Senior Care Lingo: Defining the Terms (Oct. 2016)

Mon Staff Res 005

In today’s senior care/senior living landscape, it seems like there are SO MANY terms and expressions that one can easily become confused or overwhelmed. And as much education as we try to provide, we still get a lot of questions about the different terminology.

Here are some commonly-asked questions we get at Concordia from families and individuals just starting their search for senior care services or a retirement community.

Q) What are the Activities of Daily Living?
Activities of Daily Living (ADLs) include bed mobility, transferring (i.e. moving from your bed to a wheelchair), walking, dressing, eating, toilet use and personal hygiene. Some people receive these services in their homes, but many decide to move to a retirement community, especially if they only need a very small amount of help.  Others who need more help choose to move into a personal care or assisted living facility.

Q) What is long-term care?
Generally speaking, long-term care could include any variety of services designed to meet the individual needs of a person for the rest of their life. This often includes the assistance of another person to help perform their ADLs. For example, in long-term skilled nursing care, a resident typically requires a higher level of around-the-clock care from various healthcare professionals – including a medical director, nurses, therapists, social workers, dietitians and many more. But in personal care/assisted living, the focus is more on assistance with things like bathing and personal hygiene, mobility assistance, preparation of special nutritional meals or diets, housekeeping, laundry and more. The differences between those two care levels (skilled nursing and personal care/assisted living) are significant, but both are generically called “long-term care.”

Q) What is the difference between personal care and assisted living?
This is a tricky question to answer, because each state has different regulations for determining what an official Assisted Living Facility is. Since Concordia’s headquarters and most of our locations are in Pennsylvania, we’ll give you the PA response: In the past, the two terms were used interchangeably in PA; however, in 2013 the state changed some things. According to the PA Office of Long-Term Living, “assisted living” facilities must now earn licensure by adhering to a number of new regulations, while “personal care” facilities will have the same oversight they have always had. Concordia chose to keep the Personal Care designation in Pennsylvania. While there are several smaller regulatory differences with the new assisted living regulations, there are three primary differences for a facility to have official assisted living status in PA:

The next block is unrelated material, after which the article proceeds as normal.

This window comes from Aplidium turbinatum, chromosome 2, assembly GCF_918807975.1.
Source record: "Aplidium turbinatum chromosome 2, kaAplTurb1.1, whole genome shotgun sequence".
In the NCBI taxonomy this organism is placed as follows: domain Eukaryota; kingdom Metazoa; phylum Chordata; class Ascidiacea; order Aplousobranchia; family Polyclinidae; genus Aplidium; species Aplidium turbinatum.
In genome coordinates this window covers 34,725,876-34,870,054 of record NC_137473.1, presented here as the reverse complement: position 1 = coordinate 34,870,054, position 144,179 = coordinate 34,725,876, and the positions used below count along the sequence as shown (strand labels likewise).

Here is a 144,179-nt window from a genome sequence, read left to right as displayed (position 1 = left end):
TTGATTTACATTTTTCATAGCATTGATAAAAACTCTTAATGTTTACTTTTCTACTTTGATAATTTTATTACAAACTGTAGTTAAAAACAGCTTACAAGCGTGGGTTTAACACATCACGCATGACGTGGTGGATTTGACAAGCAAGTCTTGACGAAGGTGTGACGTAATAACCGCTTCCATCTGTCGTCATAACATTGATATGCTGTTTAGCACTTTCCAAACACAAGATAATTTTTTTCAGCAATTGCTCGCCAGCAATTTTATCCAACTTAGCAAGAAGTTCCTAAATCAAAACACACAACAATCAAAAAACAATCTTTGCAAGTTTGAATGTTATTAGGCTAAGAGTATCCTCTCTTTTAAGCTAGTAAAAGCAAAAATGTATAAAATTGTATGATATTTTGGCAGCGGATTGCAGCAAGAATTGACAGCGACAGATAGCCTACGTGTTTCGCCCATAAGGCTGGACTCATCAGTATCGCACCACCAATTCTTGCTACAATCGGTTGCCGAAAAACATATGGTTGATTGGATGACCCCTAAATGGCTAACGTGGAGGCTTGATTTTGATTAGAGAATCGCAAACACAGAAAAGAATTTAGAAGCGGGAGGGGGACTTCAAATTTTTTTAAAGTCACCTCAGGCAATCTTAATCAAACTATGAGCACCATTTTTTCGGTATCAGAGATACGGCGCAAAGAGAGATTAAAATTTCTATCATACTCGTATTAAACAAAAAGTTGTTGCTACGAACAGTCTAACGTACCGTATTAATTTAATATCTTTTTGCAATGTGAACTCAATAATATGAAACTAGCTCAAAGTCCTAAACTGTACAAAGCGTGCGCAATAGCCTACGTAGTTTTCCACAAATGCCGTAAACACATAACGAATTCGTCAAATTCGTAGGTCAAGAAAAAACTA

1. Assisted living units must have “kitchen capacity.” (Concordia Personal Care facilities provide three meals a day and offer snacks throughout the day to decrease the need and desire to have an individual kitchen. The regulation also requires that the resident be provided with a sink in order to wash dishes. While all of our facilities do have a sink available in the living unit, we have met few residents with the desire to do the dishes.)
  2. Assisted living units must be 100 percent private and include a private bathroom, unless residents request or agree to have a roommate. (The majority of Concordia’s personal care beds are private. However, we believe that having various options of room sizes and accommodations affords current and potential residents more choices, including lower-cost options.)
  3. Assisted living facilities must allow residents to “age in place” without having to move to a licensed long-term care facility when their needs increase.

Q) What does the term “aging in place” mean?
Aging in place refers to living in the least restrictive environment for as long as possible – whether that is in your house, receiving assistance from a family member or home care aide; a retirement living apartment, receiving assistance from a visiting nurse or home care aide; or even a personal care home, receiving assistance from a visiting nurse or residential nurse aides. It’s a philosophy that Concordia has adopted for years now. We believe that by helping people stay as independent as possible for as long as possible, we can save them thousands of dollars, while maintaining a higher quality of life.

Whatever senior care services you are looking for in western PA or eastern OH, whether for yourself or your loved ones, check out what all of the Concordia locations and home care services can provide for you. With a wealth of care levels and services, finding the right fit for your needs is easier than ever. Call our administrative headquarters at 724-352-1571 or message us through our online contact form to ask about what Concordia can do for you.

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